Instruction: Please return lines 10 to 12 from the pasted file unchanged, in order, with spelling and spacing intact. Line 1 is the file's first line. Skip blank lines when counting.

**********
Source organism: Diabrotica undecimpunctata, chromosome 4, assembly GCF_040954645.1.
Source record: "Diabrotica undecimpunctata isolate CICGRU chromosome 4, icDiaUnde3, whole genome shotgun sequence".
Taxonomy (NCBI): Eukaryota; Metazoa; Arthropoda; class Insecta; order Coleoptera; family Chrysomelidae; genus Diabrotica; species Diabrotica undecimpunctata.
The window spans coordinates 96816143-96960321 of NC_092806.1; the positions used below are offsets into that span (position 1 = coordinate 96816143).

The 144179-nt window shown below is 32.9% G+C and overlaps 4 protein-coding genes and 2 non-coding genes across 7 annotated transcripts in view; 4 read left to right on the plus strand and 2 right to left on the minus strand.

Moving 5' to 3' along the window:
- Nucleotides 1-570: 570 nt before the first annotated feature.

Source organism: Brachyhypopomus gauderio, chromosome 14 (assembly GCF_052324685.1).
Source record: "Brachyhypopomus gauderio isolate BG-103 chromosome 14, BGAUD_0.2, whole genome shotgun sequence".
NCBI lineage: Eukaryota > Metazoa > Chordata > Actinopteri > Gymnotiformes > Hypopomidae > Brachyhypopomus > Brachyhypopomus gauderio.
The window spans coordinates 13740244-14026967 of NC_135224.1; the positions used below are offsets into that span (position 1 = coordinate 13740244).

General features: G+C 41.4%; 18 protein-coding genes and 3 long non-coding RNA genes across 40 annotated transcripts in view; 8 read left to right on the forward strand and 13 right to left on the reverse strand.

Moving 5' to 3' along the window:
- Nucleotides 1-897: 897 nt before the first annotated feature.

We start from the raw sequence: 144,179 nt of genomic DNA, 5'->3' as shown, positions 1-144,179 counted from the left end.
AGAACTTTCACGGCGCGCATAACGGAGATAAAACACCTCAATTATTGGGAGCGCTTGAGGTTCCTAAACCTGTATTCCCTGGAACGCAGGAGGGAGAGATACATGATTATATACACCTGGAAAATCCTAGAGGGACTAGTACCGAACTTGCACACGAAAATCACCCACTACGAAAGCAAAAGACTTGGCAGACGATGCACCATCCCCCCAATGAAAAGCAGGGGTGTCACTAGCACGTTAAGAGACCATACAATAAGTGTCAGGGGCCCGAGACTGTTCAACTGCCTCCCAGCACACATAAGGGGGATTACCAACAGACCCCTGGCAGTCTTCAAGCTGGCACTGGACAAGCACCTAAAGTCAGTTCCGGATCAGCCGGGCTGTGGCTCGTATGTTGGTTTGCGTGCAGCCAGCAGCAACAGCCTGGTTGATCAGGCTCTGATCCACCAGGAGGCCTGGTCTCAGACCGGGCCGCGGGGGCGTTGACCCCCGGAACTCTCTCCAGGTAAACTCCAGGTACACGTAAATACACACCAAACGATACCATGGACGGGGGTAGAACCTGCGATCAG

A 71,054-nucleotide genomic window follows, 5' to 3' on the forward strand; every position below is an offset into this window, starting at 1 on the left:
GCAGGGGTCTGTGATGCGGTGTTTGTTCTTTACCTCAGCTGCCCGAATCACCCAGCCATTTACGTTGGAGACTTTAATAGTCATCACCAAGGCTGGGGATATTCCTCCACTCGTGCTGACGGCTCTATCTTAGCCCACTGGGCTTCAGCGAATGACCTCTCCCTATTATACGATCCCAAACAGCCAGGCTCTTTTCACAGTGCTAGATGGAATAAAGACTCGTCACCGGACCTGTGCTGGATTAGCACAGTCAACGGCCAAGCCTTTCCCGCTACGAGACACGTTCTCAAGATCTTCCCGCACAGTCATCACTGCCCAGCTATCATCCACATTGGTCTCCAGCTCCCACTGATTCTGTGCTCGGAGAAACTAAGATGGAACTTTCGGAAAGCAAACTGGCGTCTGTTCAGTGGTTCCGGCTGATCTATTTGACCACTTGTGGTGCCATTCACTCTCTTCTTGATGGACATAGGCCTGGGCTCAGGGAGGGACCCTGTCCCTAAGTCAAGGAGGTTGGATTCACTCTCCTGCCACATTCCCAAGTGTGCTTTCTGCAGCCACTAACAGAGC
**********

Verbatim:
NCBI lineage: Eukaryota > Metazoa > Chordata > Actinopteri > Gymnotiformes > Hypopomidae > Brachyhypopomus > Brachyhypopomus gauderio.
The window spans coordinates 13740244-14026967 of NC_135224.1; the positions used below are offsets into that span (position 1 = coordinate 13740244).

General features: G+C 41.4%; 18 protein-coding genes and 3 long non-coding RNA genes across 40 annotated transcripts in view; 8 read left to right on the forward strand and 13 right to left on the reverse strand.